All In the Suit That You Wear

A funny thing happened last night after I posted about my latest e-book release, SATURDAY NIGHT AT EDDIE’S. Rather than the usual (and much appreciated, by the way) slew of congratulatory responses and vows to purchase forthwith, I was instead inundated with questions about the cover art, specifically: who designed it. I’ve had this question before, but never as much as with SATURDAY NIGHT AT EDDIE’S, and I think that’s because it’s the most professional looking cover thus far (of my e-books, that is).

So the short answer is that I do all my own covers. In some cases (THE TURTLE BOY: PEREGRINE’S TALE), that’s pretty obvious. In others, apparently, it isn’t. And the reason I do them myself is the same reason I do all my own website work and e-book formatting: (a) it’s cheaper, and (b) I don’t like not knowing how to do something.

As for the process of putting these pictures together, it’s pretty easy. Using photographs I’ve taken over the years, or images from my girlfriend’s galleries, I select an image I think best represents the story. Then I crop and resize to suit the parameters of the e-book distributor (Smashwords, Amazon). After that it’s just a matter of making the image look a little more bookish and spiffy. Sometimes I get exactly the effect I’m after; more often I don’t, but if it’s not attractive to my own eye, I won’t use it, and will frequently start from scratch with a different image or approach.

So let’s take a look at the cover for SATURDAY NIGHT AT EDDIE’S. Below is the original image, taken in Nevada this past summer:

It’s a nice image, I think. Not much different from hundreds of others you’d find on a stock art website, but I’m a sucker for images like this and as that day in Nevada holds a lot of great memories for me, I’m that much more connected to it. Plus, SATURDAY NIGHT AT EDDIE’S takes place in a dying desert town littered with car wrecks, so it makes sense to use this. Plus, there’s plenty of space for titles.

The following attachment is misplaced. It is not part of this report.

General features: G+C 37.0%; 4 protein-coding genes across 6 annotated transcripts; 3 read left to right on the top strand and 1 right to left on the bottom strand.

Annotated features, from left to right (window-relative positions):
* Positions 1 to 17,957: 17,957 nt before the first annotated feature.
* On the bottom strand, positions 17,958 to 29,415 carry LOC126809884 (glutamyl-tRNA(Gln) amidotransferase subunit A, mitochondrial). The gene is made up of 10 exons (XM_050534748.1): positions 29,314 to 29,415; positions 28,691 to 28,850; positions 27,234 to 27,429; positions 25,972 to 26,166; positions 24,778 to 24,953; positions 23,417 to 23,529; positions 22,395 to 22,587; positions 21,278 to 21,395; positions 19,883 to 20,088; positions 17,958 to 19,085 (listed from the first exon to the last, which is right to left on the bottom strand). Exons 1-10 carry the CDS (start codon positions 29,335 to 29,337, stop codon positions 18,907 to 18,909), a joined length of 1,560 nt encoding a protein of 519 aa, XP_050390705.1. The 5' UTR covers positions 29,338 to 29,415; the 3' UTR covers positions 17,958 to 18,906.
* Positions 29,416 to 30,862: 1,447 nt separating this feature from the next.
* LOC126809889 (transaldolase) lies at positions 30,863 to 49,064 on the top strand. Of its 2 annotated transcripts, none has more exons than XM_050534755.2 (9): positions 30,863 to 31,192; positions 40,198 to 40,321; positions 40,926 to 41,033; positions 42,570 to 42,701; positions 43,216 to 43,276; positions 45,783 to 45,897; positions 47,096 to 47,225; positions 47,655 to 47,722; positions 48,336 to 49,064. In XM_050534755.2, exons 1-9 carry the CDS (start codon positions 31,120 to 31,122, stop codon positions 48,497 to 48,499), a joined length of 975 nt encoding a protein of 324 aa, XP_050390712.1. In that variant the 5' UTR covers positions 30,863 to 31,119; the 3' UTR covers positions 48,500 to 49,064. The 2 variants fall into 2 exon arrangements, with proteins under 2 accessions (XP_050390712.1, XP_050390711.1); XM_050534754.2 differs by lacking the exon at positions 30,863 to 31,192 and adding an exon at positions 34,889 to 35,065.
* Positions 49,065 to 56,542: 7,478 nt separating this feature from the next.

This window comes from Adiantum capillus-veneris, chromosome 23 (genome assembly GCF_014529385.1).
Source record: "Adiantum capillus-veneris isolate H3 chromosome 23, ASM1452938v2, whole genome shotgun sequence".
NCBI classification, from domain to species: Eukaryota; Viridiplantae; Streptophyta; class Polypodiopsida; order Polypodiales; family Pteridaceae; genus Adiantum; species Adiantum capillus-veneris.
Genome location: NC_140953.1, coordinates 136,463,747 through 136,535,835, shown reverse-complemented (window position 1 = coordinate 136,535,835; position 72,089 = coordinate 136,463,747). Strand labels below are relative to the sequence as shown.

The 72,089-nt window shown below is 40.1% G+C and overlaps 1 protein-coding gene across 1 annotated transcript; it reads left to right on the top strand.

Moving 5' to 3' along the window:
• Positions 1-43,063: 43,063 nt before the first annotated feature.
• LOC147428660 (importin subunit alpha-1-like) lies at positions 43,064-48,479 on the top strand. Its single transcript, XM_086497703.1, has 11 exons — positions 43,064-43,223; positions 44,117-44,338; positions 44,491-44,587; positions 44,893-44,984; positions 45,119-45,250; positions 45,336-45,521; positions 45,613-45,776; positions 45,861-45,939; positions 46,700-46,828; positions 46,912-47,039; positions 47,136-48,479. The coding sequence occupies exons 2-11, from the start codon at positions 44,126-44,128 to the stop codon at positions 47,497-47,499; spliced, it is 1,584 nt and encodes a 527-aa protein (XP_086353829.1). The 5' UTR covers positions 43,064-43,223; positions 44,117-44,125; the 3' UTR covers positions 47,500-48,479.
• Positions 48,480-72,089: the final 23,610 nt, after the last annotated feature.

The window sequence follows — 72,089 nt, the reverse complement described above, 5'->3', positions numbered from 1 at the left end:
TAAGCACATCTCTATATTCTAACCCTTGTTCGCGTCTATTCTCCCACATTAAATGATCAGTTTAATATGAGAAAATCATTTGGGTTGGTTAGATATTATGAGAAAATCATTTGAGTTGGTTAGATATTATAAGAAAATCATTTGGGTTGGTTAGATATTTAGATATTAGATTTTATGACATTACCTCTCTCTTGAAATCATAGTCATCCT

But there are a couple of problems here. First, the image is too dark. Nobody is going to look twice at this because it looks bland and dull. So first task is to make it lighter. But simply lightening an image that’s naturally dark can bleach out the details. So, I used what’s called a “supernova” effect to provide an in-image light source, then stripped it down, blurred it and used a soft-light effect to make it look like the moon. (This also helped obscure the bothersome hole in the clouds which refused to take color adjustment like the rest of the picture.) Then, I upped the contrast and messed around with hue and saturation until I had the tint I wanted. Less real, but infinitely more attractive, I think you’ll agree. After that, it was just a matter of adding titles. This is perhaps the longest part of the process for me because no matter how great an image looks, it can be ruined by amateurish titles, so I tend to spend a long time searching for the right font and coloring. Once I’ve found what I want, I’ll write the title in a color that contrasts nicely with both the image and the end title color I want. Example: If I’m going to have white titles (as in the image below), I’ll write them in black first, blur it, then repeat it in white and overlay it onto the black, which gives it a subtle “raised” look. Then once I’m satisfied with the title, I tweak the colors, saturation, sharpness, etc., until I’m 100% satisfied that it’s as good as I can make it. And what I end up with is this:

And there you have it. I’m still finding my way around this stuff, and I’m sure I make things way harder than they need to be for myself, but if it works, I’m happy.  And so far, it has.

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